Julia Gillard, then deputy prime minister, addressed a gathering of the Australian-American Leadership Dialogue in Washington, DC in June 2008.
According to James Curran in The Australian Literary Review of March 2011, she spoke of the closeness of Australian ties to the US intiated under Prime Minister Curtin ,and then recalled that during an evening broadcast on December 8, 1941, the prime minister had explained to the people of Australia the imperative to defend the continent "as a place where civilisation will persist".
Pointing out that few of the journalists present were aware of the full text, Dr. Curran reveals what John Curtin actually said:
"We Australians have imperishable traditions. We shall maintain them. We shall vindicate them. We shall hold this country, and keep it as a citadel for the British-speaking race, and as a place where civilisation will persist."
Dr. Curran’s essay, "Curtin, Champion of Empire," draws on his latest book, Curtin’s Empire, just published by Cambridge University Press.
Gillard's stress on civilisation was no doubt carefully pitched to an American ear, one that would be more receptive to the language of universalism and the struggle against a totalitarian foe. But when Curtin referred to civilisation, as he often did in his wartime speeches, he was depicting Australia as a trustee and guardian for British civilisation in the Pacific. In the face of an external enemy he like many of his contemporaries had no hesitation in defining his country in these terms.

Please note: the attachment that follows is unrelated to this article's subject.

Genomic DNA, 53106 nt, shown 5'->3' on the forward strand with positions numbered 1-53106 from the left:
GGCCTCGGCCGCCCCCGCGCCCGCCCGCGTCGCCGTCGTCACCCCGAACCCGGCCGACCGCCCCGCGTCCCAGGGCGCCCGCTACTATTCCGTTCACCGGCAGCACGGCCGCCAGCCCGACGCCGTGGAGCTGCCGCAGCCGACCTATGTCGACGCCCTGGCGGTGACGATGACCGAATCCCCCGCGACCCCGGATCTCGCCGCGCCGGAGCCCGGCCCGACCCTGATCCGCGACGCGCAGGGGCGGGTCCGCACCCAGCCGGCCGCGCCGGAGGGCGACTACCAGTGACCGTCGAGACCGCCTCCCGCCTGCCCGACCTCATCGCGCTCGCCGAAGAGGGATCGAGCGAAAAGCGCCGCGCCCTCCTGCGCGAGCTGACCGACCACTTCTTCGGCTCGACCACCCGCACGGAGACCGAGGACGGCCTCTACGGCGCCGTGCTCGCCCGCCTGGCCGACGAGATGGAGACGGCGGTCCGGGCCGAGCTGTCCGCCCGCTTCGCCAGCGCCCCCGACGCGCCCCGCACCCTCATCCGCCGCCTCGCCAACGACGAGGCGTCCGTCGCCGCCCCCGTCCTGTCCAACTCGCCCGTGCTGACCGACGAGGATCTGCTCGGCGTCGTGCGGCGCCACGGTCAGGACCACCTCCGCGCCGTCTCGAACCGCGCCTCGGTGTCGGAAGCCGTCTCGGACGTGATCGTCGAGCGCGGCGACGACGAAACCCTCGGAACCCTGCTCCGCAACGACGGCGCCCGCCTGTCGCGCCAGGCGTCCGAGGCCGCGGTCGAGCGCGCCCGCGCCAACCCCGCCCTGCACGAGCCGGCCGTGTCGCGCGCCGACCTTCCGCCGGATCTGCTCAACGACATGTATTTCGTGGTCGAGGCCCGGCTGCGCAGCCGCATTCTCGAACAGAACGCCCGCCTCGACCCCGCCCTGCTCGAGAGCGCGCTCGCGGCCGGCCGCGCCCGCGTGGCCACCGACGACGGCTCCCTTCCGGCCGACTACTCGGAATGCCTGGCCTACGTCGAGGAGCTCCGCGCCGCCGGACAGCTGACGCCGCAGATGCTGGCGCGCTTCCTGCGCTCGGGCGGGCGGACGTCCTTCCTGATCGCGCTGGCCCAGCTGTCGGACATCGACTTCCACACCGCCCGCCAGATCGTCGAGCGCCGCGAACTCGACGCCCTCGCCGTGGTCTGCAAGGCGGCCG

…a tradition of invoking Curtin to support positions…. he did not hold…
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Dr. Curran adds:
Gillard joins a long list of Labor leaders who have invoked Curtin as a means of channelling powerful party and national myths. Gough Whitlam, Bob Hawke, Paul Keating and Kevin Rudd all summoned the memory of the wartime leader at various points in their prime ministerships.
In addition he points out that republicanism was a late addition trLabor's political troubles on these international questions never developed into a full-blown platform of anti-Britishness, and separation from the mother country via the inauguration of an Australian republic was never placed on the party platform.
It is testament to the deep currents of British race patriotism in Australia's political culture at this time that no leader or senior figure in the federal parliamentary Labor party could hope to be elected adopting such a stance. It also helps to explain why Curtin, when setting out his policy for the Empire's future, could give it a history of its own.He told the federal Labor conference in late 1943 that his new Empire council would come to occupy an important chapter in the "the history of the British race" and that it would be seen as a vital stage in the "British race's great experiment in a British Commonwealth".
I have often said that all of the great leaders of the Australian Labor Party were constitutional monarchists. All of them. I remain of that view.